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When someone uses their gifts of wisdom and teaching, we’re bound to hear an “Amen.” People will line up to express gratitude for their having brought biblical truth and life application.

When someone uses their gift of prayer, we wait expectantly on God to respond.

When someone uses their gifts of mercy and serving, we’re quick to recognize the selfless act of compassion for others.

When someone uses their gift of evangelism, we celebrate with them when someone hears the Gospel message and accepts Christ.

But when someone uses their gifts of leadership and administration, some people are bound to oppose it.

They state the case that to use business principles and practices in the church is not spiritual and, ultimately, lacks faith.

I know I’m going to sound a bit like a whiny victim here, but I’m willing to take that risk. My hope is that you’ll consider the value of people like me in your ministry.

I really do love Jesus. He’s transformed my life. He’s forgiven me. He’s given me hope and purpose. And, like every Christ-follower, he’s given me spiritual gifts. Mine happen to include leadership and administration. If I’m being obedient to God, then I’m supposed to use the gifts he’s given me to further the mission of the local church. I too am part of the body of Christ.

Unfortunately, my gifts are not welcomed in many churches. For some reason, my gifts are not viewed as spiritual. My gifts are, according to some, the antithesis of faith. If I use my gifts to plan for the future and design a strategy to put that plan into action, then somehow that leaves God out of the equation. I don’t agree with that assertion, but it’s a perception I encounter on a regular basis.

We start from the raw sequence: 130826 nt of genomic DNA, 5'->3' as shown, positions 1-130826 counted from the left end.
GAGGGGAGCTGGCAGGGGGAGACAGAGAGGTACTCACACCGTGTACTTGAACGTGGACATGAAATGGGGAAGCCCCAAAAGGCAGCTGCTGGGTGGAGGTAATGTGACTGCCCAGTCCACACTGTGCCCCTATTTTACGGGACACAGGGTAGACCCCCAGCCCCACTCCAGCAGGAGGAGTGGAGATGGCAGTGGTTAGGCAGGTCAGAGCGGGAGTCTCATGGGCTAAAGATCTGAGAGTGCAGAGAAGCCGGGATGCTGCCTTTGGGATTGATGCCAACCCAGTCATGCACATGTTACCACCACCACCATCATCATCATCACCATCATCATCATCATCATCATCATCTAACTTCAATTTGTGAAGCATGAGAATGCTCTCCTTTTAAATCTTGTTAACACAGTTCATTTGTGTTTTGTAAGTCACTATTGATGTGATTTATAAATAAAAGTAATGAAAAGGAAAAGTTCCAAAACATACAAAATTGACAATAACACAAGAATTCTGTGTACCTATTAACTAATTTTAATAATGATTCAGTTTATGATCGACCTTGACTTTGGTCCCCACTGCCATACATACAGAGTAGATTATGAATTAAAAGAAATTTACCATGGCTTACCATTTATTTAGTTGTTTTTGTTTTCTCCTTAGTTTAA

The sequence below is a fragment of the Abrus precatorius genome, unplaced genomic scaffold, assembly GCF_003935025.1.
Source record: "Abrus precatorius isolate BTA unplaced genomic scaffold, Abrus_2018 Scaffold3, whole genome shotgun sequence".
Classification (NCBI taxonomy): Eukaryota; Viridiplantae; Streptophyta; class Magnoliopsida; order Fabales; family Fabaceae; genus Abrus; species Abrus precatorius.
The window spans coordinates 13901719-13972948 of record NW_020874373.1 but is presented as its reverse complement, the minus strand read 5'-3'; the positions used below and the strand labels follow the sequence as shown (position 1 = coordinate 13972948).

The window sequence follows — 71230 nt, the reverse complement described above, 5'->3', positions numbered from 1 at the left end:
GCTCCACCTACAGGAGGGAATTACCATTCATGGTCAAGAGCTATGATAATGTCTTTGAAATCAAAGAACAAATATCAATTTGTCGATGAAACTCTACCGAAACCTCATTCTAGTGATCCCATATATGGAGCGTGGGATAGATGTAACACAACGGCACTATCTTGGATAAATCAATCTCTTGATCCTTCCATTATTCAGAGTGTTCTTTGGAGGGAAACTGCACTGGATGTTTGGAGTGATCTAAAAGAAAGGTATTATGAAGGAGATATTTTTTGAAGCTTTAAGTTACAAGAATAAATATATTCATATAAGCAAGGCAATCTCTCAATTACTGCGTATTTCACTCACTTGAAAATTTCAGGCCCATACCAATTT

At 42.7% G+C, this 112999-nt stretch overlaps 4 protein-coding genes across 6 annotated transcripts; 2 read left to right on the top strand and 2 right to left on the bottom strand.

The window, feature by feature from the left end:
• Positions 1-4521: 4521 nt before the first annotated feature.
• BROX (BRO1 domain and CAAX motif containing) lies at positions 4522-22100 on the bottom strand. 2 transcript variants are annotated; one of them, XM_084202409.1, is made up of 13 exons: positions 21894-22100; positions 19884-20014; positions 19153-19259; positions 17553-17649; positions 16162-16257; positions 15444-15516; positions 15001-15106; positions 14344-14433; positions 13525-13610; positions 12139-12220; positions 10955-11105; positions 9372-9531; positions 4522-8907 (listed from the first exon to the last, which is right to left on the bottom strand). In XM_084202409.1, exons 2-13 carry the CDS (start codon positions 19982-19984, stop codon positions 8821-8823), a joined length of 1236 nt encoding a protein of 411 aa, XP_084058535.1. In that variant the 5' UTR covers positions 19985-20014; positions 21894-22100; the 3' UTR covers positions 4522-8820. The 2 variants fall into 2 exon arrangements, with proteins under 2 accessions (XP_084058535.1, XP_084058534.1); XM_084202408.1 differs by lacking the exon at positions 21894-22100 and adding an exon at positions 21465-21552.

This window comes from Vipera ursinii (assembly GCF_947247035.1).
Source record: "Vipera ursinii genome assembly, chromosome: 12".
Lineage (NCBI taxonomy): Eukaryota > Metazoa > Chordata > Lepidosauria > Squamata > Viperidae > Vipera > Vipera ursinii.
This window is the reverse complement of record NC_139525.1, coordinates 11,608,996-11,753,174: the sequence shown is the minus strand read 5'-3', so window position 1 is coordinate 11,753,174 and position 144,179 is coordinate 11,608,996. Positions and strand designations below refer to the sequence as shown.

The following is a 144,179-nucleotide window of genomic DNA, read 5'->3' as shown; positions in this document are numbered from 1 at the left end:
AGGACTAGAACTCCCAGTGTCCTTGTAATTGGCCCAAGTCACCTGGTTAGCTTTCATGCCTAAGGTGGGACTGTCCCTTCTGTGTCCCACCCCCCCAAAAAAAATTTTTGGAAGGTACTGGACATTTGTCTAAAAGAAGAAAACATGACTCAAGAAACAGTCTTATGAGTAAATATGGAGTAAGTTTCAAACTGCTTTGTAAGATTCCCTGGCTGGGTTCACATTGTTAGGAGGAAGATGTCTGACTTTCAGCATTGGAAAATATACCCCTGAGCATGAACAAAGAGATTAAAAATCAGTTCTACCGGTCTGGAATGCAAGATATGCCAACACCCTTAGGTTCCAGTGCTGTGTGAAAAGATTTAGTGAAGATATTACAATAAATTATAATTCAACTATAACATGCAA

Jesus once said this related to my spiritual gifts:

“But don’t begin until you count the cost. For who would begin construction of a building without first calculating the cost to see if there is enough money to finish it? Otherwise, you might complete only the foundation before running out of money, and then everyone would laugh at you. They would say, ‘There’s the person who started that building and couldn’t afford to finish it!’” (Luke 14:28-30)

Planning before you build is actually quite biblical.

Jesus was a fan of it. That may be why he decided to give some of his followers the gifts of leadership and administration. He knew he would need some people to lead and to guide others toward a new destination. He knew someone would have to map out a plan, assign responsibilities, set target dates and manage the budget. For some, these may be viewed as business practices, but for me it’s stewardship of God’s mission for the church.

By the way, planning is not the opposite of faith.

In fact, planning shines the spotlight on faith. It more clearly establishes our dependency on God. We don’t build the church. The Lord builds the church. We don’t provide the financial resources. God provides the resources. We don’t bring the people and the spiritual gifts to carry out the mission. God provides the people and the gifts he needs. When I plan, I’m more aware of the need for God to move; otherwise, my efforts are in vain.

When you insinuate that I’m using business practices in the church, I know you don’t mean to hurt me. I know it’s your pride talking. I just want you to know that this is the way God created me, and I’d much rather use the gifts he gave me to further the cause of Christ than to use my gifts outside the church.

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